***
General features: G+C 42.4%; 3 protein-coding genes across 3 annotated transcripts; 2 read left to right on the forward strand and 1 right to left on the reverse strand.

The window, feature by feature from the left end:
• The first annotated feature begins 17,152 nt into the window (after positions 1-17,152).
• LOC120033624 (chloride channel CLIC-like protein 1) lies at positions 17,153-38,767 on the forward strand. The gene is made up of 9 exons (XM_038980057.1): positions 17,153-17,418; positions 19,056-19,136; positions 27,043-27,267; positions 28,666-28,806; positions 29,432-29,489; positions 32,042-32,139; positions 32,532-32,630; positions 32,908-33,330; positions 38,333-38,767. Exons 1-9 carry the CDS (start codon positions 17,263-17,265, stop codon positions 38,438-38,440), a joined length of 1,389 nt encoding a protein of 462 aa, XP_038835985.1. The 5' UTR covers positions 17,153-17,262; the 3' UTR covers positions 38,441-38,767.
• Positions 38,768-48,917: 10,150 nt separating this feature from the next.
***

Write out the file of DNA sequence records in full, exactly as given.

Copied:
General features: G+C 42.4%; 3 protein-coding genes across 3 annotated transcripts; 2 read left to right on the forward strand and 1 right to left on the reverse strand.

The window, feature by feature from the left end:
• The first annotated feature begins 17,152 nt into the window (after positions 1-17,152).
• LOC120033624 (chloride channel CLIC-like protein 1) lies at positions 17,153-38,767 on the forward strand. The gene is made up of 9 exons (XM_038980057.1): positions 17,153-17,418; positions 19,056-19,136; positions 27,043-27,267; positions 28,666-28,806; positions 29,432-29,489; positions 32,042-32,139; positions 32,532-32,630; positions 32,908-33,330; positions 38,333-38,767. Exons 1-9 carry the CDS (start codon positions 17,263-17,265, stop codon positions 38,438-38,440), a joined length of 1,389 nt encoding a protein of 462 aa, XP_038835985.1. The 5' UTR covers positions 17,153-17,262; the 3' UTR covers positions 38,441-38,767.
• Positions 38,768-48,917: 10,150 nt separating this feature from the next.